Huawei Controversy Overshadows Tech Show

The U.S. dispatched a big delegation to Barcelona to urge telecom executives and government officials not to use Huawei as a supplier over national security concerns.

Attendees walk to enter the Mobile World Congress wireless show in Barcelona, Monday, Feb. 25, 2019.
Attendees walk to enter the Mobile World Congress wireless show in Barcelona, Monday, Feb. 25, 2019.
AP Photo/Emilio Morenatti

A global battle between the U.S. government and Chinese tech company Huawei over allegations that it is a cybersecurity risk overshadowed the opening Monday of the world's biggest mobile industry trade fair.

Huawei has an outsize presence at MWC Barcelona, from its displays in three separate show halls down to its red sponsorship logo adorning visitor pass lanyards. The focus at this year's meeting is new 5G networks due to roll out in the coming years. But the dispute over Huawei, the world's biggest maker of networking gear, is casting a pall.

The United States government dispatched a big delegation to press its case with telecom executives and government officials that they should not use Huawei as a supplier over national security concerns. U.S. President Donald Trump's administration says the Chinese government could use Huawei equipment to snoop on the world's internet traffic — accusations Huawei has rejected, saying there has been no proof of a cybersecurity breach.

In a fresh salvo, 11 U.S. senators on Monday called for the federal government to ban solar power inverters — advanced control systems — made by Huawei, saying they pose a national security threat to U.S. energy infrastructure.

Huawei's counteroffensive includes making its case directly to government officials, companies and journalists. It has unveiled a new folding 5G phone and its executives are speaking on keynote panels at the show. Formerly known as Mobile World Congress, the show is a key forum for lobbying and deal-making that's expected to draw 100,000 visitors.

"The geopolitical tensions between the U.S.A. and China will undoubtedly be a hot topic," said Shaun Collins, CEO of research firm CCS Insight. "There is little doubt that operators around the world are concerned that draconian sanctions on their ability to use Huawei's 5G infrastructure could have detrimental effects on their 5G roll-out plans."

Behind closed doors, U.S. officials have been suggesting that Ericsson of Sweden and Finland's Nokia should be preferred suppliers, but telecom providers like Huawei for its cheap but good quality equipment. That helps lower the cost to customers of using new 5G networks, which promise lightning fast download speeds and less signal lag — advancements that will help develop self-driving cars, factory robots and remote surgery.

At Huawei's sprawling main pavilion, lit in shimmering LED lights, the company showed off virtual reality racing games that use 5G to provide crisper graphics and quicker response times than 4G.

"Definitely compared to other big global vendors, they're cost efficient," said Sharif Shah Jamal Raz, a vice president at Bangladesh mobile operator Robi Axiata, as he and his colleagues inspected Huawei's display of network base stations and modular antennas.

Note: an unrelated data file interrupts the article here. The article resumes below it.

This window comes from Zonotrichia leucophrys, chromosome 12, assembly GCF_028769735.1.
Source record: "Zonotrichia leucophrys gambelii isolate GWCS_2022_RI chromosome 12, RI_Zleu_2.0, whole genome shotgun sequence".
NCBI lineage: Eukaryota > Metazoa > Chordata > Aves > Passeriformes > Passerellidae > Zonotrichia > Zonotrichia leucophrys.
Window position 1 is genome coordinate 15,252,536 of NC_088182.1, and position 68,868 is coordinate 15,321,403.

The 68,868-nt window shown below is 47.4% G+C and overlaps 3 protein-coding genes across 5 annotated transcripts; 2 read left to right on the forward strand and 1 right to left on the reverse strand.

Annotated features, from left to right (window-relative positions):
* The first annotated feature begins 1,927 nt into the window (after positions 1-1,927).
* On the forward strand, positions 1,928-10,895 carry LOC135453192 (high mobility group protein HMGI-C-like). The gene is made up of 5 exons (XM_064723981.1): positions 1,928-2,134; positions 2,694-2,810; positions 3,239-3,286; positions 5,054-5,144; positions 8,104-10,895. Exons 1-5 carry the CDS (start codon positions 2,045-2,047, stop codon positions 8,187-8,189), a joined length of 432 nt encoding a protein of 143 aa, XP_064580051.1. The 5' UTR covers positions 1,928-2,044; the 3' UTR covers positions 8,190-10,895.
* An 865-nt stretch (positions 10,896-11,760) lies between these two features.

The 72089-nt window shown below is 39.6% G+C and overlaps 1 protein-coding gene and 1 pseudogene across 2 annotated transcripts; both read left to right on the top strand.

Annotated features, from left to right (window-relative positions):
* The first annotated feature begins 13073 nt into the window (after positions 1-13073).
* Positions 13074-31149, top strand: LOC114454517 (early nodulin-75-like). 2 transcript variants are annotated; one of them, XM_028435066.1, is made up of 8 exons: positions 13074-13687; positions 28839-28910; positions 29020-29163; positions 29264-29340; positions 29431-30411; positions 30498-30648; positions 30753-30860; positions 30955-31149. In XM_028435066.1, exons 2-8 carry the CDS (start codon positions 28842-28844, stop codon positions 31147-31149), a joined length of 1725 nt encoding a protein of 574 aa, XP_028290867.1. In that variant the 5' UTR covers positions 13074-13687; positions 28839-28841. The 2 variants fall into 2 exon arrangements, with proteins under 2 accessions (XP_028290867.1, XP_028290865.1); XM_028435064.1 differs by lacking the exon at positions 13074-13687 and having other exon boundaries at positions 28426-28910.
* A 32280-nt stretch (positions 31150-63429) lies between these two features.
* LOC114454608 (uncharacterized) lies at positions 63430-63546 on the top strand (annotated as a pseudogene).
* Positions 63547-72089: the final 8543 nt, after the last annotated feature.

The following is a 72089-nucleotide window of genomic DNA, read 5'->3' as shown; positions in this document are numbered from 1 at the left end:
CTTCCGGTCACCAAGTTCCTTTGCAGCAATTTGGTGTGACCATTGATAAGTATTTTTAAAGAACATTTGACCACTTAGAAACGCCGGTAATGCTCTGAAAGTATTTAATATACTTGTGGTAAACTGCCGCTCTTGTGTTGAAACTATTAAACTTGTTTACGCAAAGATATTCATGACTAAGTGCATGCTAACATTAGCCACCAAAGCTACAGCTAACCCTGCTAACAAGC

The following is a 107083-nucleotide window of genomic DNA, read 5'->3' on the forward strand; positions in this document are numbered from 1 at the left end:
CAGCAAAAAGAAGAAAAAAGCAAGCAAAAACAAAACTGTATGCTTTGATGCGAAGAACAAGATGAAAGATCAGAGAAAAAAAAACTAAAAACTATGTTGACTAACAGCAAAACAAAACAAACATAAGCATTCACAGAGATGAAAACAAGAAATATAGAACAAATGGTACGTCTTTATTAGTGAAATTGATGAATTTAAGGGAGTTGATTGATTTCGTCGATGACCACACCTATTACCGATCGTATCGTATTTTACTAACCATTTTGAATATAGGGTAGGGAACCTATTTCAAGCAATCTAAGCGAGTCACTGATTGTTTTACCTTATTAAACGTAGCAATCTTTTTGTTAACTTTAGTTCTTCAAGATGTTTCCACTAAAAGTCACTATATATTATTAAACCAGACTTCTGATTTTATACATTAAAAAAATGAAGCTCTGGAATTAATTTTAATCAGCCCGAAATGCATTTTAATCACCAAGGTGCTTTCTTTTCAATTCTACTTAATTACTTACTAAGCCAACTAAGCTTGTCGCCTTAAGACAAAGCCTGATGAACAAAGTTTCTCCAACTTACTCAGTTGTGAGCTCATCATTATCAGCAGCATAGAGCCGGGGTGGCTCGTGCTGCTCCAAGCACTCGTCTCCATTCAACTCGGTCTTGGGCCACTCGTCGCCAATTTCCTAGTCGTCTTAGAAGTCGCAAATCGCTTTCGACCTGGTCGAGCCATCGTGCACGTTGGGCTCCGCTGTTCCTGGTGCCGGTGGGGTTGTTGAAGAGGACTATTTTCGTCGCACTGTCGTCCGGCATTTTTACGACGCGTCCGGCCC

Trump tweeted last week that he wanted the U.S. to catch up in the 5G race through competition, "not by blocking out currently more advanced technologies." Though he didn't mention China or Huawei, the comments could be seen as a more toned-down approach to the company, which has long been blocked in the U.S.

Guo Ping, one of three Huawei executives who take turns as chairman, told reporters Sunday that he read Trump's tweet as an admission that the U.S. needs faster internet networks and is lagging in this respect.

Guo stressed that his company "will never allow for backdoors in our equipment," and it would never violate laws and regulations in countries where it operates.

U.S. allies in Europe are still making their minds up on allowing Huawei gear in 5G networks and it's not clear if Washington's lobbying campaign is having an effect, with some viewing it as a calculation of technical risks rather than as part of a broader battle for tech supremacy between China and the U.S.

The CEO of Ericsson, Borje Ekholm, said countries face "critical decisions" as they roll out 5G networks.

"As we talk to our customers, they are feeling the uncertainty and they are concerned," Ekholm said at the MWC show.

A ban on Huawei could delay the rollout of 5G in Europe by two years, said Nick Read, CEO of Vodafone, one of the world's biggest mobile operators.  

The "implication is suddenly you've got to do a massive swap of equipment. Hugely disruptive to national infrastructure, consumers (and) very, very expensive," he said.

The head of Britain's government surveillance agency, Jeremy Fleming, said Monday that China's tech dominance posed a complex strategic challenge.

"We have to understand the opportunities and threats from China's technological offer," Fleming said in a speech in Singapore, according to a transcript. "We have to take a clear view on the implications of China's technological acquisition strategy in the West."

The British government is carrying out a review of the risks involved with telecom infrastructure that will help it decide on Huawei's role in 5G networks. U.K. cybersecurity officials have said previously they think the risks involved with Huawei can be managed.

GSMA, an association that represents 750 mobile operators worldwide, is recommending a testing and certification regime for Europe to ensure confidence in network security.

Guo called for the industry and governments to develop "clear and unified" cybersecurity standards and regulations, and said decisions should be made by technical experts rather than politicians.

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